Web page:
When local Richmonders hear “Scott’s Addition”, they usually think about the breweries that are dispersed throughout this bustling neighborhood. Yes, Scott’s Addition is known for its plethora of breweries that inhabit big warehouses - along with the countless selection of beers offered - but there is in fact a lot of history buried beneath the surface, too. Located north of Carytown and The Fan District, this cultural neighborhood not only highlights the historical industrial movement within Richmond, but it also encompasses modern trends involving food, art, and music.
What's in the name?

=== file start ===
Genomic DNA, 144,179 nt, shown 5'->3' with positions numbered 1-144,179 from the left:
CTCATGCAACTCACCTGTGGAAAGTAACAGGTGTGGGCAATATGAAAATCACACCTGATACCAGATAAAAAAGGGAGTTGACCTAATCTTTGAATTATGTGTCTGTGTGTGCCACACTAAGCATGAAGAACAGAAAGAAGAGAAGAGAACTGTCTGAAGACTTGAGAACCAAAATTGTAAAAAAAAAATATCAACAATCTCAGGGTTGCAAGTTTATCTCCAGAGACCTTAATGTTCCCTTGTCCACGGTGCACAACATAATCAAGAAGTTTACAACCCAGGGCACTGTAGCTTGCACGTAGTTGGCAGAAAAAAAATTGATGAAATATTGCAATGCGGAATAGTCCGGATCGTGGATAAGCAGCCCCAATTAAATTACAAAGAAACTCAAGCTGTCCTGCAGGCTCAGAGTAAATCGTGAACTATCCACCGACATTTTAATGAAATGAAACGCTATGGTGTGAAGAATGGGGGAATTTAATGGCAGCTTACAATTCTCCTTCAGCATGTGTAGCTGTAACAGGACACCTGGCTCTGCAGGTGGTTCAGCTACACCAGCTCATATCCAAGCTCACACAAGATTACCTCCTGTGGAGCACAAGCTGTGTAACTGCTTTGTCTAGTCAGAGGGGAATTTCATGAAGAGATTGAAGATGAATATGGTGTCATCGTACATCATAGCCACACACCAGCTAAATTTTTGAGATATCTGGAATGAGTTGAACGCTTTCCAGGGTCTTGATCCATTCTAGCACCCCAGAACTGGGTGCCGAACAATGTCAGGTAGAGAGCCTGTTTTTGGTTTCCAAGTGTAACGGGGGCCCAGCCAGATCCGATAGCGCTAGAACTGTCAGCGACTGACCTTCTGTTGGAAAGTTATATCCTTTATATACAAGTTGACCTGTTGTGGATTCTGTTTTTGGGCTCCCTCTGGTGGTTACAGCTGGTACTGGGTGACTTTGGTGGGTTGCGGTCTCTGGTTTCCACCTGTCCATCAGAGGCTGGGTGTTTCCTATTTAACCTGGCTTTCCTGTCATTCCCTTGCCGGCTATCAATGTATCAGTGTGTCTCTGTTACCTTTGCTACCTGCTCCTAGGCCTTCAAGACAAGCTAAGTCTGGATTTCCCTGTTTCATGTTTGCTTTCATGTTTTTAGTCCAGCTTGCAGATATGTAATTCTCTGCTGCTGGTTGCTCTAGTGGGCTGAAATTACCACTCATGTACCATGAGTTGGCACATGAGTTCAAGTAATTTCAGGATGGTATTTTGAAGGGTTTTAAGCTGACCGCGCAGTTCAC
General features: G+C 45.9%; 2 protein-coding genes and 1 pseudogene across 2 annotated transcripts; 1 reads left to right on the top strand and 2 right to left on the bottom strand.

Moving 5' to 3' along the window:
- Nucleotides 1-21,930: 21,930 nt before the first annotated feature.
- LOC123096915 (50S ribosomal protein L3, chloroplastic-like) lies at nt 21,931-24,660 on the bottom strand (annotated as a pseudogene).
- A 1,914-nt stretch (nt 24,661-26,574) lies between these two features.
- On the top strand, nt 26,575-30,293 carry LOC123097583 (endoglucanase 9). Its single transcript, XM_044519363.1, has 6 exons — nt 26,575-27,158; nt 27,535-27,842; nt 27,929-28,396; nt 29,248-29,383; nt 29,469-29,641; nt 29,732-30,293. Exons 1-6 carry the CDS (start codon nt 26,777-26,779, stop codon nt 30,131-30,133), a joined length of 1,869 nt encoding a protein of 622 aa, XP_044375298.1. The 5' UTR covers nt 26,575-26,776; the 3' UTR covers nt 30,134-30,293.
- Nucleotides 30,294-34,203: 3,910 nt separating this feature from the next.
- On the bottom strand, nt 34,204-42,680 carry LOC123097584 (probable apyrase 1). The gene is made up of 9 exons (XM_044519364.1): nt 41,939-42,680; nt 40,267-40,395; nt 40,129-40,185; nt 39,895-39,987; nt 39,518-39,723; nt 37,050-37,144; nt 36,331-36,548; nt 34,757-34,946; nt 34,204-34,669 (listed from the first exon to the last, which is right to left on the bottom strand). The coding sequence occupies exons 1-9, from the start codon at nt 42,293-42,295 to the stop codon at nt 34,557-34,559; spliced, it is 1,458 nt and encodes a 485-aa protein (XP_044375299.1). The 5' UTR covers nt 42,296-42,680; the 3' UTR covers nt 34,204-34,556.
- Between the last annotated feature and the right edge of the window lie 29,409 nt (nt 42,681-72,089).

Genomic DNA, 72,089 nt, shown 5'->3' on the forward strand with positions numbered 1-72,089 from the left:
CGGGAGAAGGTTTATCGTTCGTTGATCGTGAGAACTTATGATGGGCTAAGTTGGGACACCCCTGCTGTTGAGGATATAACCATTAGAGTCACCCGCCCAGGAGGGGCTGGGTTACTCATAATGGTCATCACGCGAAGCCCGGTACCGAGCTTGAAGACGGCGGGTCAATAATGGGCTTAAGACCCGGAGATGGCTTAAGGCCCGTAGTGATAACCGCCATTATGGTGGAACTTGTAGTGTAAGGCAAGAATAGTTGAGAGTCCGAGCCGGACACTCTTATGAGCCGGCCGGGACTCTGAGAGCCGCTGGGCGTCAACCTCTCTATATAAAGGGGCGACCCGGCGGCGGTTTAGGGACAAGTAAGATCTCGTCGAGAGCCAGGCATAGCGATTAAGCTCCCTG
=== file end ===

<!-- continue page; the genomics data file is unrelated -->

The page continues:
In the early 1700s, the Mayo Plantation, owned by Colonel John Mayo, encompassed the city of Richmond. During this era, owning land represented wealth and respect. It was also common practice to give land as dowry in marriage in order to link two families together. Major General Winfield Scott, who was recognized for his heroic actions in the War of 1812 and Mexican War, was given part of the Mayo Plantation as dowry for marrying Elizabeth Mayo, daughter to Colonel Mayo. This piece of land inherited by Major General Scott became the neighborhood Richmonders now know as Scott’s Addition. This history brings to light how “Scott” was added to the neighborhood name.